LA - The First Sand Is Being Pumped on North Breton Island, a 'Vital' Barrier Island for Birds
Work has begun to save one of the state's top brown pelican rookeries and seabird habitats from slipping into the Gulf of Mexico.
Funded mostly with BP settlement money from the Deepwater Horizon oil spill, the $75 million project will enhance 400 acres of dune, beach and marsh to North Breton Island, a barrier island located 30 miles off of Louisiana's coast in the Breton Sound just south of the Chandeleur Islands.
The island and the hundreds of bird species that live on it were heavily oiled during the 2010 disaster. The land restoration, which began last month, was one of the first projects approved in the spill's 2014 damage assessment and is the final piece of the four-part Louisiana Outer Coast Restoration project.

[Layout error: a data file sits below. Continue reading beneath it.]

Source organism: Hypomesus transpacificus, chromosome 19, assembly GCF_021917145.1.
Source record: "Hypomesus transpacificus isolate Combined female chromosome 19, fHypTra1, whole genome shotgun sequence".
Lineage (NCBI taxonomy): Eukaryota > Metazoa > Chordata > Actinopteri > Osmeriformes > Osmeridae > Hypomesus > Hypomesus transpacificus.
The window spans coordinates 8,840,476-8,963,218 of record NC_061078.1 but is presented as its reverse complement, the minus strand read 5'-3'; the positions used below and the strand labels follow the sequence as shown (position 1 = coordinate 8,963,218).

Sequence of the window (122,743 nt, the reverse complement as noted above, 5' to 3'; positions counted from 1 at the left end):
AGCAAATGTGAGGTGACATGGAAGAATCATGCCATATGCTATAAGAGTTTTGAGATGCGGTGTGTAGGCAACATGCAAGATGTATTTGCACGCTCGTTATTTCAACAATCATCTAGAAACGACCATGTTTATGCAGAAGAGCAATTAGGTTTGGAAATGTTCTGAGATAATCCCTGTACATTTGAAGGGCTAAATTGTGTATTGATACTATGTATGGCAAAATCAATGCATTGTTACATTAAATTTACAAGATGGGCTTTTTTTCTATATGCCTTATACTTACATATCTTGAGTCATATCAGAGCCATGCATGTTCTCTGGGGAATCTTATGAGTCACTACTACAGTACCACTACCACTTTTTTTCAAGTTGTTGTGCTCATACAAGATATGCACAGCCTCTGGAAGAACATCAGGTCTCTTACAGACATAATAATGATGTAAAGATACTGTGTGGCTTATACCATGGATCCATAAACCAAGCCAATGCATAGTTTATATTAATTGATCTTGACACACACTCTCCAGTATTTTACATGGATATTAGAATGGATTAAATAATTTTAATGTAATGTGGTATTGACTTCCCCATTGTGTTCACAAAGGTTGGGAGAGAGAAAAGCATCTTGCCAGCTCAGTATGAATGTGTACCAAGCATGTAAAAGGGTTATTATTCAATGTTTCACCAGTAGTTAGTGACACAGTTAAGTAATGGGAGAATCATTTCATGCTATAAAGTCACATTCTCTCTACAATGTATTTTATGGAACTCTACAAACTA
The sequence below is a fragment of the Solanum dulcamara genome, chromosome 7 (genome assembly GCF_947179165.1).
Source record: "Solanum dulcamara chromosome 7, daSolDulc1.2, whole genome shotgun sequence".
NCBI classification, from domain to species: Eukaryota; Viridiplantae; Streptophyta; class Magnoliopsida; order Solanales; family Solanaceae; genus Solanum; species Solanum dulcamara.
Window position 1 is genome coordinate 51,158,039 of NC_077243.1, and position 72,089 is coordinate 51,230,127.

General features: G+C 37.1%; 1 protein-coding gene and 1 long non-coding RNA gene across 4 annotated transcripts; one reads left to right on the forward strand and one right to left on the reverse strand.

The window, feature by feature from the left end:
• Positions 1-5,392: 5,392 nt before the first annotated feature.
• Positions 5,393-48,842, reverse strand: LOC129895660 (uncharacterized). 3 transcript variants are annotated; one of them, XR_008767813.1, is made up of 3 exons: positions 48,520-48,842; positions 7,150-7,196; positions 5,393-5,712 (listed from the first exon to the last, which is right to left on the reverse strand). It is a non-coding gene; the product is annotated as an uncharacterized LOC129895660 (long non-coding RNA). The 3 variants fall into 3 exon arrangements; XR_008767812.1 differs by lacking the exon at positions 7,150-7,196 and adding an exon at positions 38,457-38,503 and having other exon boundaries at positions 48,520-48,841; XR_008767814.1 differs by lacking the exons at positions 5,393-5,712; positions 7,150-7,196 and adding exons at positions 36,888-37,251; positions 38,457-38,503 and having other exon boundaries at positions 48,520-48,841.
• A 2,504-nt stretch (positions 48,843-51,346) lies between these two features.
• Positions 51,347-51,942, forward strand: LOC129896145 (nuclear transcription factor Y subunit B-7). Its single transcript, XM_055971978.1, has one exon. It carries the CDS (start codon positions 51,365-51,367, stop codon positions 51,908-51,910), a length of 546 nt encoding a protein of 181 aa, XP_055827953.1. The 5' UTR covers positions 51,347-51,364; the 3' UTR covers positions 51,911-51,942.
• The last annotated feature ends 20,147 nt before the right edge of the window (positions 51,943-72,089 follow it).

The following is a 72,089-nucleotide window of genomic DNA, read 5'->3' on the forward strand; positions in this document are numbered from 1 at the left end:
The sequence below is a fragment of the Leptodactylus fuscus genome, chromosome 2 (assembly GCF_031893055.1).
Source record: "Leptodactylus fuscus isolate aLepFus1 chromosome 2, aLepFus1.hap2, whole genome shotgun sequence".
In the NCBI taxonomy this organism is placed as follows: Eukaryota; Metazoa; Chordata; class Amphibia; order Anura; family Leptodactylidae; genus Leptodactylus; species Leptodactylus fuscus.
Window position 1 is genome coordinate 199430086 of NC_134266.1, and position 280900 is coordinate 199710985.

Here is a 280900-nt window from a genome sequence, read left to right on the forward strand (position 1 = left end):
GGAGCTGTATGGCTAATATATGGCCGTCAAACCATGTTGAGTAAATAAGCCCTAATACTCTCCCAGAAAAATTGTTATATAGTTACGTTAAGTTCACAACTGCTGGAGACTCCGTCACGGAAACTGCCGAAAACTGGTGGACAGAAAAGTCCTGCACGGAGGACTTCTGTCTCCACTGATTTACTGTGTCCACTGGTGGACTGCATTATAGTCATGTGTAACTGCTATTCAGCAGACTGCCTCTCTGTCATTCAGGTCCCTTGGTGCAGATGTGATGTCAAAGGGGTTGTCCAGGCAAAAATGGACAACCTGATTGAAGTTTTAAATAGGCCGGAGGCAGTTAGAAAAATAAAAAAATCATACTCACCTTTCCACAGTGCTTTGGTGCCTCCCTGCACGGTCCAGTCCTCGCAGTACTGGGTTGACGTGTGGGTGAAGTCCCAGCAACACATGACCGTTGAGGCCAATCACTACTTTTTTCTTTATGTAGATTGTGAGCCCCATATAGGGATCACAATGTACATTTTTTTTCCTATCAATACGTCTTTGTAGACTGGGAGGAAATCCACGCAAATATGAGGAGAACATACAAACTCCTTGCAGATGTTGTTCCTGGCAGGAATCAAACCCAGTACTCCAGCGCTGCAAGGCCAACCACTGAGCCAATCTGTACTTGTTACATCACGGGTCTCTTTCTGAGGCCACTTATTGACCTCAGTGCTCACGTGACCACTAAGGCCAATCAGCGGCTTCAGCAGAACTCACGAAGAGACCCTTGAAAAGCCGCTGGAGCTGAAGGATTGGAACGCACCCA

“This project has been a long time in the making, and we are thrilled to see construction begin,” said Bren Haase, the Louisiana Coastal Protection and Restoration Authority's executive director in a prepared statement. “Restoring North Breton Island is essential not only for the birds that call Louisiana home but for the many other fish and wildlife resources that make Louisiana the Sportsman’s Paradise. Without this project, protection for our coastal communities and a home for our birds would be lost.”
The island is part of the Breton National Wildlife Refuge, the second oldest refuge in the nation. President Theodore Roosevelt created it in 1904 to protect what's now recognized as a globally important bird habitat from hunters that had devastated bird populations there.
Leo Miranda-Castro, the Fish and Wildlife Service’s South-Atlantic Gulf and Mississippi Basin regional director, said that the loss of the island would "dramatically impact coastal bird habitat."